11. The suit.
What kind of monster would set professional business suits aflame? Oh yes, the millennial. It dresses in t-shirts and jeans, in dress shirts without a tie, and even — heaven help us — in ugly Christmas sweaters! In May, THE suit was found dead, and only a millennial could possibly be to blame.
'Twas the night before Christmas (or maybe mid-June), and all throughout Macy's department store, not a creature was shopping. No, seriously, according to this Business Insider report, retailers have been murdered, and the millennial is to blame. That horrid shopper who ... refuses to shop, has ravaged the business, and made it a flop.
13. The golf industry.
Never mind Tiger Woods — golfing is actually dead. You may not yet realize it, but the PGA Tour, the World Golf Foundation, and even Trump's worldwide golf courses have burnt up in an inferno this past July. A smoking trail of lighter fluid led back to the monstrous lair, and millennials were found with a match. Case closed.
When Republican Donald Trump won the presidency in November, millennials wisely accepted the will of the people and decided to give him a chance. Oh, sorry, no. You see, in July, they had already murdered democracy itself, leaving Lady Liberty lying on the ground with a bloody knife in her heart. Once you remember this horrendous death, the whining and crying of social justice warriors just makes so much more sense.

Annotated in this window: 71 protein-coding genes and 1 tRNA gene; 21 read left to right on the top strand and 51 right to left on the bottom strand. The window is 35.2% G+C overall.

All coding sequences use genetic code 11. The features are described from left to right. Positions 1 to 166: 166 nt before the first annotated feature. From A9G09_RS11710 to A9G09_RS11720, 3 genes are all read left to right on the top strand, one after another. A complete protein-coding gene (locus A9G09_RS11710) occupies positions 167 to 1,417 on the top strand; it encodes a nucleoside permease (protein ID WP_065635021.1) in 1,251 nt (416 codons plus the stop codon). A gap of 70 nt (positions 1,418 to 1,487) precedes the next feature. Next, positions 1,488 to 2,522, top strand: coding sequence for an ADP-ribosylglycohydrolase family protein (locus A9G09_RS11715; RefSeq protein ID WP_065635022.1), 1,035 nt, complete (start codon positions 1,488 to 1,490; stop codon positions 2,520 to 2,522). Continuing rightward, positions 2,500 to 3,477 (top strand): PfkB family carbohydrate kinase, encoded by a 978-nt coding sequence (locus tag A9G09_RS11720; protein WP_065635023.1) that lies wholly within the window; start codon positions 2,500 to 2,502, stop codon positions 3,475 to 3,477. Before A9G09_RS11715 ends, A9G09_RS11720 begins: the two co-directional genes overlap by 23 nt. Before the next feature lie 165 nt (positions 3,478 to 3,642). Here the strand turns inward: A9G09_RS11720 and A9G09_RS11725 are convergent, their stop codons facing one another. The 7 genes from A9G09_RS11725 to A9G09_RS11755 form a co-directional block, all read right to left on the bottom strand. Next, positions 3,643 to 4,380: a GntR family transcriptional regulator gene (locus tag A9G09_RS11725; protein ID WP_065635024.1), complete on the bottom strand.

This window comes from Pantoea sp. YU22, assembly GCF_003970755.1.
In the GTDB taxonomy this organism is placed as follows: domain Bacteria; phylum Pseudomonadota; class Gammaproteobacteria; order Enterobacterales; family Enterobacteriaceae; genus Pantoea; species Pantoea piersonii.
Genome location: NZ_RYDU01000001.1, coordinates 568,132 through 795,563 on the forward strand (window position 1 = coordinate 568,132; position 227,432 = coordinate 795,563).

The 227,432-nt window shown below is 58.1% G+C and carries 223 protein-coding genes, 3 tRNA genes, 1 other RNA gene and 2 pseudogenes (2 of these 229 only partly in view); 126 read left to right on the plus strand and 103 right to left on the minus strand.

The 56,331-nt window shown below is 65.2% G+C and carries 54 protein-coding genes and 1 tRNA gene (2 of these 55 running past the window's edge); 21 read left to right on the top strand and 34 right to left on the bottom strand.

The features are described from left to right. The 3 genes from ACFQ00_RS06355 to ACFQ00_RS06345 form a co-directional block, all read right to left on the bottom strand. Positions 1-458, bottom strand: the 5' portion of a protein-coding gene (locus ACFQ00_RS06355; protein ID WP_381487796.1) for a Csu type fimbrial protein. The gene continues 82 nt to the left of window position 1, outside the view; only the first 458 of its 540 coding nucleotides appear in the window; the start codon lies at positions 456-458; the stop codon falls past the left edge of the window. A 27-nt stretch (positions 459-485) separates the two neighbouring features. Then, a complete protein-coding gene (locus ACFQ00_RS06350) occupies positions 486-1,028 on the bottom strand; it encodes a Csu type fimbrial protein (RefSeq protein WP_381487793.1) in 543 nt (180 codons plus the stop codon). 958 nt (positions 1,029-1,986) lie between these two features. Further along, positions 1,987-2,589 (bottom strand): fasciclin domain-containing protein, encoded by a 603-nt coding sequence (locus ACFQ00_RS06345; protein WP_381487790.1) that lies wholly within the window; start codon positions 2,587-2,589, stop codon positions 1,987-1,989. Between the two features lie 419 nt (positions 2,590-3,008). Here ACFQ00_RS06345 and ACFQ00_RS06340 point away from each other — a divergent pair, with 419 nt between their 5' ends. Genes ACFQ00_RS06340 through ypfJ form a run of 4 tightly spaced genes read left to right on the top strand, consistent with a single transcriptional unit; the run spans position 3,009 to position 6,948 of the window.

15. The European Union.
In June, Britain voted to leave the European Union. But the EU still barely survived the ordeal. It was only in July that police discovered the poison in the EU's veins. Only the horrid young "millennial" generation could have brewed such a cocktail, which finally ended the EU's brief life on July 10, according to the National Interest.
16. Call center productivity.
Phones broken in half, cables strewn across the floor, call sheets burnt to a crisp — this was the scene on August 16, when it was discovered that call center productivity was killed in cold blood. Reportedly, millennials smashed call center equipment to smithereens with their "smart" phones and "tablets." The power of distraction took another victim.